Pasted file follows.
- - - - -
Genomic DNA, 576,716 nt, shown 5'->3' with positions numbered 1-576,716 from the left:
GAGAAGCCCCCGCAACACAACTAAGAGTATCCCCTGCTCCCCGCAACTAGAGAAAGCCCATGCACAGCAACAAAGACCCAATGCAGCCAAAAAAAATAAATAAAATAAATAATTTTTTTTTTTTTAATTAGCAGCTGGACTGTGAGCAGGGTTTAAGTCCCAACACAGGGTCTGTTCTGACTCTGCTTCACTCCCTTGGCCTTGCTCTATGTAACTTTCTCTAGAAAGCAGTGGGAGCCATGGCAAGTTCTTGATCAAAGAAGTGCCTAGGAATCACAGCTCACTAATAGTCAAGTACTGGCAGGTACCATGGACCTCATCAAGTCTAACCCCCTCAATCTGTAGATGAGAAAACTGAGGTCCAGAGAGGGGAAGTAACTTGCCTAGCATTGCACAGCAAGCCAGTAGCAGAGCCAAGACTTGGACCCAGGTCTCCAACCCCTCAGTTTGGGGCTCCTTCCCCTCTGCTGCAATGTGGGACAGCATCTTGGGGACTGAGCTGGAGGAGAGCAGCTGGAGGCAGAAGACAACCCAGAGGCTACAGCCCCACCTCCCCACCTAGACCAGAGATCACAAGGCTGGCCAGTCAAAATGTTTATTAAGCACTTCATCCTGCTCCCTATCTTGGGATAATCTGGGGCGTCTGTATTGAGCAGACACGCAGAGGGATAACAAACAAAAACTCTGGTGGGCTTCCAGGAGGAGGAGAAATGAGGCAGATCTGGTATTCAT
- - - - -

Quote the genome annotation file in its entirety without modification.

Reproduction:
Genomic DNA, 576,716 nt, shown 5'->3' with positions numbered 1-576,716 from the left:
GAGAAGCCCCCGCAACACAACTAAGAGTATCCCCTGCTCCCCGCAACTAGAGAAAGCCCATGCACAGCAACAAAGACCCAATGCAGCCAAAAAAAATAAATAAAATAAATAATTTTTTTTTTTTTAATTAGCAGCTGGACTGTGAGCAGGGTTTAAGTCCCAACACAGGGTCTGTTCTGACTCTGCTTCACTCCCTTGGCCTTGCTCTATGTAACTTTCTCTAGAAAGCAGTGGGAGCCATGGCAAGTTCTTGATCAAAGAAGTGCCTAGGAATCACAGCTCACTAATAGTCAAGTACTGGCAGGTACCATGGACCTCATCAAGTCTAACCCCCTCAATCTGTAGATGAGAAAACTGAGGTCCAGAGAGGGGAAGTAACTTGCCTAGCATTGCACAGCAAGCCAGTAGCAGAGCCAAGACTTGGACCCAGGTCTCCAACCCCTCAGTTTGGGGCTCCTTCCCCTCTGCTGCAATGTGGGACAGCATCTTGGGGACTGAGCTGGAGGAGAGCAGCTGGAGGCAGAAGACAACCCAGAGGCTACAGCCCCACCTCCCCACCTAGACCAGAGATCACAAGGCTGGCCAGTCAAAATGTTTATTAAGCACTTCATCCTGCTCCCTATCTTGGGATAATCTGGGGCGTCTGTATTGAGCAGACACGCAGAGGGATAACAAACAAAAACTCTGGTGGGCTTCCAGGAGGAGGAGAAATGAGGCAGATCTGGTATTCAT